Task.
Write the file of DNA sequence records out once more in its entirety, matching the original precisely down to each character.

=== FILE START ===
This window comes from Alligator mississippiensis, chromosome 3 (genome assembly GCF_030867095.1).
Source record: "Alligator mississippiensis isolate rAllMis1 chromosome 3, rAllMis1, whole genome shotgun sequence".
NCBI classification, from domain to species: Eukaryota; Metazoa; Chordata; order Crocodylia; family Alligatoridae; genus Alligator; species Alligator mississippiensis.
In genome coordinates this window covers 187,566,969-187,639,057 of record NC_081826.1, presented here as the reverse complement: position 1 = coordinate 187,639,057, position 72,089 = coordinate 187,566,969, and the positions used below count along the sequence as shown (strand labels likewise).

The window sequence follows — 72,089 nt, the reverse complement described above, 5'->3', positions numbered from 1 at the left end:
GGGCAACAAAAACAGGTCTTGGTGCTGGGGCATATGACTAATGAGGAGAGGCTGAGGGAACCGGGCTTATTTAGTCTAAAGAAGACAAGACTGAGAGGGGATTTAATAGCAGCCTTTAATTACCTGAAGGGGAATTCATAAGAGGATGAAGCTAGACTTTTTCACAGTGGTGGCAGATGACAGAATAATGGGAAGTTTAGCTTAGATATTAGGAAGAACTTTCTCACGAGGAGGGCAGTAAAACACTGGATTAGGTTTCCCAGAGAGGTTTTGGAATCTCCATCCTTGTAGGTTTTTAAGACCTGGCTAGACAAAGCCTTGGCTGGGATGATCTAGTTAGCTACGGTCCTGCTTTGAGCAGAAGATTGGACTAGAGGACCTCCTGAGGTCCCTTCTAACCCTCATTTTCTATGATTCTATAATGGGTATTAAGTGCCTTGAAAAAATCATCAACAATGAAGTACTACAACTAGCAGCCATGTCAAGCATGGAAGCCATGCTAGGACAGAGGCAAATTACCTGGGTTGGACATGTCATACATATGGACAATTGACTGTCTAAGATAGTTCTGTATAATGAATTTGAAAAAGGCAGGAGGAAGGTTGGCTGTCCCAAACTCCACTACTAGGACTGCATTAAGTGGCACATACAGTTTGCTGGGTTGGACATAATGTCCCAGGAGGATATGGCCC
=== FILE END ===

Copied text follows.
This window comes from Alligator mississippiensis, chromosome 3 (genome assembly GCF_030867095.1).
Source record: "Alligator mississippiensis isolate rAllMis1 chromosome 3, rAllMis1, whole genome shotgun sequence".
NCBI classification, from domain to species: Eukaryota; Metazoa; Chordata; order Crocodylia; family Alligatoridae; genus Alligator; species Alligator mississippiensis.
In genome coordinates this window covers 187,566,969-187,639,057 of record NC_081826.1, presented here as the reverse complement: position 1 = coordinate 187,639,057, position 72,089 = coordinate 187,566,969, and the positions used below count along the sequence as shown (strand labels likewise).

The window sequence follows — 72,089 nt, the reverse complement described above, 5'->3', positions numbered from 1 at the left end:
GGGCAACAAAAACAGGTCTTGGTGCTGGGGCATATGACTAATGAGGAGAGGCTGAGGGAACCGGGCTTATTTAGTCTAAAGAAGACAAGACTGAGAGGGGATTTAATAGCAGCCTTTAATTACCTGAAGGGGAATTCATAAGAGGATGAAGCTAGACTTTTTCACAGTGGTGGCAGATGACAGAATAATGGGAAGTTTAGCTTAGATATTAGGAAGAACTTTCTCACGAGGAGGGCAGTAAAACACTGGATTAGGTTTCCCAGAGAGGTTTTGGAATCTCCATCCTTGTAGGTTTTTAAGACCTGGCTAGACAAAGCCTTGGCTGGGATGATCTAGTTAGCTACGGTCCTGCTTTGAGCAGAAGATTGGACTAGAGGACCTCCTGAGGTCCCTTCTAACCCTCATTTTCTATGATTCTATAATGGGTATTAAGTGCCTTGAAAAAATCATCAACAATGAAGTACTACAACTAGCAGCCATGTCAAGCATGGAAGCCATGCTAGGACAGAGGCAAATTACCTGGGTTGGACATGTCATACATATGGACAATTGACTGTCTAAGATAGTTCTGTATAATGAATTTGAAAAAGGCAGGAGGAAGGTTGGCTGTCCCAAACTCCACTACTAGGACTGCATTAAGTGGCACATACAGTTTGCTGGGTTGGACATAATGTCCCAGGAGGATATGGCCC